A Princess of Mars
Edgar Rice Burroughs, 1917
Directed by Andrew Stanton
Screenplay by Andrew Stanton, Mark Andrews, Michael Chabon
Disney Pictures, 2012
I went to see John Carter last weekend, and I really enjoyed it. For the occasion, I also re-read A Princess of Mars.
Premise: John Carter is a life-long soldier, a veteran of many wars. While prospecting for gold during a time of peace, he is driven into a cave full of a deadly gas. He dies. Yet his greatest adventure lies ahead of him, for he then goes miraculously to Mars. He has to learn to live among the violent warring Thark tribes, especially once he decides to rescue Dejah Thoris, princess of Helium. Adventures ensue!
The writing is nice, except when things are being explained awkwardly. The phrases and descriptions give shading to Carter's character as the narrator, often showing his intelligence and humor.
“..it is difficult to aim anything but imprecations by moonlight...”There is plenty of action as Carter meets the different tribes of Mars and learns their warlike ways. It is a little ironic that he thinks early on that his soldier's life has given him an affinity for the god of war, but then spends a lot of the book judging the Tharks for being too violent. Carter often claims that the Tharks have bred out all compassion and caring in their race, but he never completely acknowledges that they prove him wrong by the end.
The 'science' in this work of early science fiction is fairly ridiculous. I kind of liked just how ridiculous is was, though. I like that John Carter astral projects his fully physical soul-self to Mars (or something). I like that the 'eighth ray' that “propels the light of the sun” is what provides the lift for the red Martians' crazy airships.
The main characters after Carter are Princess Dejah Thoris and Sola, a young Thark woman who cares for Carter and Dejah against the wishes of her tribe. Sola has a pretty great, complicated character arc, and Dejah has her moments, even though she spends most of the book playing damsel-in-distress or prize-to-be-won.
95% of the problems with John Carter come down to some terrible marketing, including the surface resemblance to the terrible Prince of Persia movie from a couple years back, and the fact that “John Carter” is a really boring name for a movie. The other 5% is Taylor Kitsch. He's poorly cast as Civil War vet and fearless interplanetary badass John Carter. It's frankly a miracle that he carries it off as much as he does, but a more suitable actor could have propelled this movie to great heights.
(I mean, basically all the hot young action stars are a little busy with Avengers or Star Trek, but I still think they could have looked harder.)
The rest of the cast, though, is really fun. The beginning of the story spends a little too long on Earth, but it quickly segues into a humor-fantasy-adventure that should have been advertised as the new Pirates of the Caribbean or Star Wars. It's fun and a bit pulpy, with larger than life characters, creepy villains and gorgeous CG. The matting between the live characters and the CG aliens is imperceptible. Michael Giacchino can always be counted on for a fabulous score (with hilarious song names, like "Thark Side of Barsoom).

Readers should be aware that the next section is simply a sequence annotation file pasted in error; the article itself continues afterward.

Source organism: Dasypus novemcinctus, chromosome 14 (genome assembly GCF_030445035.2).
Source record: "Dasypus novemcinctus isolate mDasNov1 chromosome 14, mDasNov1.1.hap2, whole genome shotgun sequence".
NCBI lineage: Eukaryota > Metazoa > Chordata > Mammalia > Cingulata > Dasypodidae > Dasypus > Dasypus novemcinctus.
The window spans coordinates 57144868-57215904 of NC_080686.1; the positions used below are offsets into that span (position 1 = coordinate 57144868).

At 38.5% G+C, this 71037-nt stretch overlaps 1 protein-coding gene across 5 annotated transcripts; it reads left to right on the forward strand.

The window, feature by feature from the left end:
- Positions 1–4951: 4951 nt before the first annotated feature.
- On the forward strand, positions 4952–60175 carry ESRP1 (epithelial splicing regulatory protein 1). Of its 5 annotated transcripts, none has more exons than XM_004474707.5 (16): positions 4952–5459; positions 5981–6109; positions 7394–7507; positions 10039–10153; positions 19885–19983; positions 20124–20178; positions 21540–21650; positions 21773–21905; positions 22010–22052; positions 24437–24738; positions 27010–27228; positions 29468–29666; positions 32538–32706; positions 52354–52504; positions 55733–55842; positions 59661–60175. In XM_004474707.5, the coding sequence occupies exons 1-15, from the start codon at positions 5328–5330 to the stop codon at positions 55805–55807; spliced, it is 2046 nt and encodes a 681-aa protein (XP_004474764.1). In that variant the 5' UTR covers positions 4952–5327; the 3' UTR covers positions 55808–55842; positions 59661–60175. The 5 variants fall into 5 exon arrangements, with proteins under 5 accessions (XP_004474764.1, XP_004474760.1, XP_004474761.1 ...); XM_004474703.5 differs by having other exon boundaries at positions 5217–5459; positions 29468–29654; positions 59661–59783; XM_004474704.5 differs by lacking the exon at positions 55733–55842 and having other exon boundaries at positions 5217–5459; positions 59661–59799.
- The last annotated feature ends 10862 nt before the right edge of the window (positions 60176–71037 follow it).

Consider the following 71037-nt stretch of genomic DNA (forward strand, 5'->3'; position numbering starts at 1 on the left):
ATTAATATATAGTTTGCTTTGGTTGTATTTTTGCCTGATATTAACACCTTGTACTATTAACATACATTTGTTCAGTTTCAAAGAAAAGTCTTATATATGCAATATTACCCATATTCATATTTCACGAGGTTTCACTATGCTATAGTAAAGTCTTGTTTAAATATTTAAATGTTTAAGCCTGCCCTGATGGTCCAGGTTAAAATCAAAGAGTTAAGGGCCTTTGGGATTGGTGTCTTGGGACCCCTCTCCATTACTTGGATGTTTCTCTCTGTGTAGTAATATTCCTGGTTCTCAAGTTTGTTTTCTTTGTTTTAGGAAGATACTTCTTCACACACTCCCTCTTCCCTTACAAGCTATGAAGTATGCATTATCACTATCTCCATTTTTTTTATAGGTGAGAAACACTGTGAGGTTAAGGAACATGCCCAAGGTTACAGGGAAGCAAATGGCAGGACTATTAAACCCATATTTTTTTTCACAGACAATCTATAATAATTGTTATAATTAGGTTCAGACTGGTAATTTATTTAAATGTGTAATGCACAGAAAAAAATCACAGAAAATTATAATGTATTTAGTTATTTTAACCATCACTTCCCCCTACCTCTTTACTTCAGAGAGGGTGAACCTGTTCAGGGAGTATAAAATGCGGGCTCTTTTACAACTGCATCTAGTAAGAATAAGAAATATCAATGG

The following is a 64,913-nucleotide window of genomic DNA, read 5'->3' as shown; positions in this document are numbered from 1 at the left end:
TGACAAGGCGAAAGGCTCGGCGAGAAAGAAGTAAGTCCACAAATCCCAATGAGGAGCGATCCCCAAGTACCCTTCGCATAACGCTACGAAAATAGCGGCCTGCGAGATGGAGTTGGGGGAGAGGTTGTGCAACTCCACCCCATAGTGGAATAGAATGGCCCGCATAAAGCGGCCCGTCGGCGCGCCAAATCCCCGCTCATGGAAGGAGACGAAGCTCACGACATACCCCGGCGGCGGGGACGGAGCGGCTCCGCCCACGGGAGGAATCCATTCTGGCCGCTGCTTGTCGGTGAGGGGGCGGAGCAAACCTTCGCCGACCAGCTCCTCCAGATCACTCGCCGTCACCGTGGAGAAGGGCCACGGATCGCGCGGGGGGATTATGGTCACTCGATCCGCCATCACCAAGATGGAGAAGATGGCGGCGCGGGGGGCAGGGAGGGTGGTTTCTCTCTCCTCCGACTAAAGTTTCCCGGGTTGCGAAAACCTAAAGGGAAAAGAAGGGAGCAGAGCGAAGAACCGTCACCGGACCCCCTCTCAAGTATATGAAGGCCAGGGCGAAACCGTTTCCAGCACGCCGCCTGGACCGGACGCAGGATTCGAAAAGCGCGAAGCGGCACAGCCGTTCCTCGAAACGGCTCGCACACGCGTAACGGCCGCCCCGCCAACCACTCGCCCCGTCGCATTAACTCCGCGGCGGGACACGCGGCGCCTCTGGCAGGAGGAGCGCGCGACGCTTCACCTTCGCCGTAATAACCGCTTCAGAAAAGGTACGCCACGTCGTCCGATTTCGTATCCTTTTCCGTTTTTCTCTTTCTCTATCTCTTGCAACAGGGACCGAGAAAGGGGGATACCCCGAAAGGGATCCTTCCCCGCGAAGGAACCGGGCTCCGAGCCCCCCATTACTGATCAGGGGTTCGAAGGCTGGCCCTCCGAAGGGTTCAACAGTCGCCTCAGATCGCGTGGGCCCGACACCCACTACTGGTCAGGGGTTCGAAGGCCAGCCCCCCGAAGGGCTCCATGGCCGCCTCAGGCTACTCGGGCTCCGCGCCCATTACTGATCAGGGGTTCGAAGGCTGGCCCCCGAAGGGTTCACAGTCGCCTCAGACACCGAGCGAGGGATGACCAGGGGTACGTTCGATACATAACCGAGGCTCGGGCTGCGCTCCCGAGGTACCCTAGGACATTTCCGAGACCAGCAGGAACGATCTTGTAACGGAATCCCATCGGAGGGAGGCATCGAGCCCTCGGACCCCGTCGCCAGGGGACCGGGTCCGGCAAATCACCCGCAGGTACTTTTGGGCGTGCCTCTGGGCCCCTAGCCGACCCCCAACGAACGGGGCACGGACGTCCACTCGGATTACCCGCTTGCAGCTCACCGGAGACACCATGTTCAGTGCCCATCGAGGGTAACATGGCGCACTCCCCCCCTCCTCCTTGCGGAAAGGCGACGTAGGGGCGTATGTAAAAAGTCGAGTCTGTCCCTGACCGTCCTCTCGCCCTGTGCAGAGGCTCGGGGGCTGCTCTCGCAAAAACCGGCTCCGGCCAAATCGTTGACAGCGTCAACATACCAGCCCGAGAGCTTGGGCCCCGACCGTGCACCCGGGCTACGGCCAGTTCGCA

I loved Dejah Thoris, I thought she pulled off a nice balance of sensuality, royal bearing, and a bit of inhumanity here and there. Her super-blue contacts were gorgeous.
Here's a couple shots that show more of the movie than the poster:
I loved the costumes, the technology, even the corny parts. Sometimes especially the corny parts. There's a lot of heart and charm to be had here, plus a fantastic ending that had me catching my breath in wonder.
I really hope we get more Barsoom movies, but given the box office returns, it seems unlikely.
A few more thoughts about the adaptation:
Overall I think this is a really strong adaptation. It updates the social mores (Carter isn't directly scornful of Native Americans, Dejah Thoris is much more than arm candy) to good effect. It abandons some of the needless details of the book, like digressions about Martian fauna or 'science' that made no sense, or that everyone is naked on Mars.
John Carter took aspects of the story of Princess of Mars and bits of its sequels and hammers them into a coherent plot. That is pretty impressive in itself, and the result is really fun.
Book: 3 Stars – A Good Book
Film: 4 Stars – Super Fun, Not Perfect
A few more detailed comments follow: Spoilers for BOTH film and book below, but necessary for in-depth discussion.
Some of the attempts to give Carter more of a character arc in the film backfire. I don't need him to whine about how he's done committing to causes when we know that he'll come around. It just makes him look petty. The flashbacks to a wife and daughter are surprisingly effective in the moment, but I think I prefer the books' more straightforward sense of true love at first sight plus a sense of chivalrous purpose.
Sola's story is much more moving and detailed in the book, although since they dropped that plot in favor of giving the Helium/Zodanga conflict a plot, I can't complain too much.
The movie touches on several father-child relationships as central to the plot: Dejah Thoris and her father the Jeddak of Helium, Sola and Tars Tarkas, and Carter's attachment to his deceased child (daughter?). This is why I think it's funny that it stops short of alluding to Carter's son with Dejah, who is born before he returns to Barsoom.
I loved that the movie used the foreword as frame story and twist ending. They totally didn't have to frame the narrative in the context of Burrough's reading his Uncle's memoirs, but I love that they did.